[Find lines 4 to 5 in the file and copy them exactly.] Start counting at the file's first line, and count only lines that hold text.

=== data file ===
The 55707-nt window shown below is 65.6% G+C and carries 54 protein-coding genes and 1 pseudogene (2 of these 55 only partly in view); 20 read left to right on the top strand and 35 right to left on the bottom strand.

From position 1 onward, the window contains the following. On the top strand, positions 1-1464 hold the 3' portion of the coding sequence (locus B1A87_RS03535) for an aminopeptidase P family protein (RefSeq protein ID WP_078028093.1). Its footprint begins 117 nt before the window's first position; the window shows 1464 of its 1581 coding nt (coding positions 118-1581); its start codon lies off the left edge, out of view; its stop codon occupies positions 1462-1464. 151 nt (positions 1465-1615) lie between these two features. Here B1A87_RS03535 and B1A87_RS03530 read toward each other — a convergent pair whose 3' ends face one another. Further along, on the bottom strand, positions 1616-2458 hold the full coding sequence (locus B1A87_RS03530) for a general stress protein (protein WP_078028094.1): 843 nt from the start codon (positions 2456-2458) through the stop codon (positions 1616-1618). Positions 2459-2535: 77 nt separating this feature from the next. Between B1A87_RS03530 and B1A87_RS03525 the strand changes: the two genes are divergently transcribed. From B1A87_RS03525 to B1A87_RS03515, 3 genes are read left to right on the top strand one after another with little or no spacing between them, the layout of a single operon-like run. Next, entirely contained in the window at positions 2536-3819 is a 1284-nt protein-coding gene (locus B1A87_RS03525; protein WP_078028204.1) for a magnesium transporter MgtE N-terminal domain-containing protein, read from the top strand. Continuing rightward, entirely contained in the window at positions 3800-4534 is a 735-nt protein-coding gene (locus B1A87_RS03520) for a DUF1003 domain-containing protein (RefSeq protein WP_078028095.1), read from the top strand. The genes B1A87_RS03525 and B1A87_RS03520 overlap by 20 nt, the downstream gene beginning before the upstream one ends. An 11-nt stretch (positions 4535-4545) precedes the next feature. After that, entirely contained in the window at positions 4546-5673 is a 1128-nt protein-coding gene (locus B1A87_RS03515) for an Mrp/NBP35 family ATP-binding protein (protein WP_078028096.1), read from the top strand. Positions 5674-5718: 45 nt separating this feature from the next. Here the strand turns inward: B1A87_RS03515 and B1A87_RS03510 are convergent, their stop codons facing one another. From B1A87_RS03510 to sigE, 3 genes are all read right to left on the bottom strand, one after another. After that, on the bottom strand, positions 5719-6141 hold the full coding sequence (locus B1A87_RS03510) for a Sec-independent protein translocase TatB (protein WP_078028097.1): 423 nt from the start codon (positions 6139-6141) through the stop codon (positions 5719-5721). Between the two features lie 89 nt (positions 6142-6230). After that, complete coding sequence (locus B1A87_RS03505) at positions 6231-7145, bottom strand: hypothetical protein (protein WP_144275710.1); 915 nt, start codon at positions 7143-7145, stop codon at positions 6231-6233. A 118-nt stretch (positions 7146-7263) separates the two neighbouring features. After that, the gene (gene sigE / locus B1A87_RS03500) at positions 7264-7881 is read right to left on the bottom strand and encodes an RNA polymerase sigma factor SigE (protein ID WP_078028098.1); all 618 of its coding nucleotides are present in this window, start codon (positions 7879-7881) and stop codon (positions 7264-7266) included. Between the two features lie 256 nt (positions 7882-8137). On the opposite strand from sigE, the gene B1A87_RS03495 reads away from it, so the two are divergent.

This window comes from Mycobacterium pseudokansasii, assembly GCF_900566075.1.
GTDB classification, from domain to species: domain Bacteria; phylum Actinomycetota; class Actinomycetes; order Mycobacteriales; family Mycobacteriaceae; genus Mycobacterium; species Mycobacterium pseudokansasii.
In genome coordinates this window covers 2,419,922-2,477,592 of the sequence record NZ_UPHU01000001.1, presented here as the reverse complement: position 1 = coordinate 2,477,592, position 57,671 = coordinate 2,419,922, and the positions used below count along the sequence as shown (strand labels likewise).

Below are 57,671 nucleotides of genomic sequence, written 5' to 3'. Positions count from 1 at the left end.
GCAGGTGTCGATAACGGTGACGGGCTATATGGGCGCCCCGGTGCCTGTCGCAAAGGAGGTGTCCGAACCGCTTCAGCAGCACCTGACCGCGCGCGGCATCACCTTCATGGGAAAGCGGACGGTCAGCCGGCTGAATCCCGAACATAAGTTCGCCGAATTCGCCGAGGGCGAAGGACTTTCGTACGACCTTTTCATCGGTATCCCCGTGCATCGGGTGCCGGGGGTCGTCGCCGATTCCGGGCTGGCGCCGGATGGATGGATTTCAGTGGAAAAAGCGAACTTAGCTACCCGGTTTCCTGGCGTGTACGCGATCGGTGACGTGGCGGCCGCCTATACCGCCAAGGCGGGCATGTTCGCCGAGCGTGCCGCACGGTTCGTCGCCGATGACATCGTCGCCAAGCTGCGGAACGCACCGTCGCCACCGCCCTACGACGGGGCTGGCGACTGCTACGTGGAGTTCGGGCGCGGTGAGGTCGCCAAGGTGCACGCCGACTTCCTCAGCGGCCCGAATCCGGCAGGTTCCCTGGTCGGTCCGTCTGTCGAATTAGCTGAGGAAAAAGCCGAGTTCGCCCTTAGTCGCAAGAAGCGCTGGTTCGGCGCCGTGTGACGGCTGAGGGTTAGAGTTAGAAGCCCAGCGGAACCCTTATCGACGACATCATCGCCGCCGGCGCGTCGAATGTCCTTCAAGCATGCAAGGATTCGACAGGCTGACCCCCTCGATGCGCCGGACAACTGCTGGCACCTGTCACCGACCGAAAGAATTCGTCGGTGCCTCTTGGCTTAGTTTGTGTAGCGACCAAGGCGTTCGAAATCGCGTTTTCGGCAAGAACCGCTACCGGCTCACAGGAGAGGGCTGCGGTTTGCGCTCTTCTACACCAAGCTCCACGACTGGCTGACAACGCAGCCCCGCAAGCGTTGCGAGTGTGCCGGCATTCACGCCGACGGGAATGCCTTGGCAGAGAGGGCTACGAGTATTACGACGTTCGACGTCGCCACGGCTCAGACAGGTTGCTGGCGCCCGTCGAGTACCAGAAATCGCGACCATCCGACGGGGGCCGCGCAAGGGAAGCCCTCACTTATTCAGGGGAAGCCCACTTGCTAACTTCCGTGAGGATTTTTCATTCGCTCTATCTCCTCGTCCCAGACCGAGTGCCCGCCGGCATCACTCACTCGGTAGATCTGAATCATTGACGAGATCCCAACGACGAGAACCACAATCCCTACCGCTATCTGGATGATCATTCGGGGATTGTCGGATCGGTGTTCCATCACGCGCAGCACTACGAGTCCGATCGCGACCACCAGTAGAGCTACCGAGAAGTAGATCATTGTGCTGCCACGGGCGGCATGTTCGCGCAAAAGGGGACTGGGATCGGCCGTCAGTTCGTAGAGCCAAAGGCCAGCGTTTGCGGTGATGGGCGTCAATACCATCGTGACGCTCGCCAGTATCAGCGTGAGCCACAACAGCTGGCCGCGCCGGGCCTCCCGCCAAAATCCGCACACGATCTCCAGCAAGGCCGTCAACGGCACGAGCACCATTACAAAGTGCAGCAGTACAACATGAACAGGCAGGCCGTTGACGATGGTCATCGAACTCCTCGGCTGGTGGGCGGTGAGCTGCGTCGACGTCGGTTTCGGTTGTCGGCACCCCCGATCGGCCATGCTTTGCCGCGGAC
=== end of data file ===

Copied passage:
GTDB classification, from domain to species: domain Bacteria; phylum Actinomycetota; class Actinomycetes; order Mycobacteriales; family Mycobacteriaceae; genus Mycobacterium; species Mycobacterium pseudokansasii.
In genome coordinates this window covers 2,419,922-2,477,592 of the sequence record NZ_UPHU01000001.1, presented here as the reverse complement: position 1 = coordinate 2,477,592, position 57,671 = coordinate 2,419,922, and the positions used below count along the sequence as shown (strand labels likewise).